The different gases and aerosols we emit either contribute to global heating or global dimming. So determining how lockdown affected global temperatures is a matter of finding out which effect dominated.
The global average temperature saw little change, but there were regional variations. For example, the Middle East was cooler since less black carbon in the air meant the highly reflective desert sand could send more solar energy back out to space. Other regions, such as eastern China, saw more heating overall, as they had some of the largest reductions in industrial SO₂ emissions. These differences in heating patterns could affect weather systems.
What we are describing here are model simulations – they’re not perfect, but they’re our best method for investigating global atmospheric changes. Simulating the effects of all these different pollutants is difficult. In fact, the struggle to simulate how aerosols affect the climate is one reason we cannot predict exactly how ho the climate will get.
The lockdown offered an invaluable test for our theories about how pollutants affect the climate. From this, we’ll be able to improve our models and make better predictions. We’ll also know better how to plan a strategy that reduces emissions from different sectors without inviting a sudden and sharp increase in global heating.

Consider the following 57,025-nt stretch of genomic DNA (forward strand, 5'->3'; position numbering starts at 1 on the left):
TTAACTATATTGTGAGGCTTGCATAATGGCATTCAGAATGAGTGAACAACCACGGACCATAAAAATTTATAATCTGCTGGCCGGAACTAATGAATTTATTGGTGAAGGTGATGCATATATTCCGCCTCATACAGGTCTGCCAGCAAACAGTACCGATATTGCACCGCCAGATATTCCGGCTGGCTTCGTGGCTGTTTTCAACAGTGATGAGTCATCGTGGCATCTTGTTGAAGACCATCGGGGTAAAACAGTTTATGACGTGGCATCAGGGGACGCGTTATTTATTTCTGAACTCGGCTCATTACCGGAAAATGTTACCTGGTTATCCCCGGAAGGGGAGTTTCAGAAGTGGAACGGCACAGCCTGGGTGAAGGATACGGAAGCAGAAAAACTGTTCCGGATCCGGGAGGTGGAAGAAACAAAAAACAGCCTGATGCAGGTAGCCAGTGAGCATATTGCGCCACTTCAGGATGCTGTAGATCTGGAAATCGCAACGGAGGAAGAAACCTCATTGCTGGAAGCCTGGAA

The post-pandemic climate
The long-term effects of the pandemic on our climate will be determined more by what happens
To long lived treehouse gases :such as CO₂ and methane.
These remain in the atmosphere for decades respectively, compared to a few days to weeks for NOₓ, SO₂ and black carbon. CO₂ emissions dropped during lockdown, but not enough to stop the levels in the atmosphere growing. Global heating won’t stop until emissions reach Zero .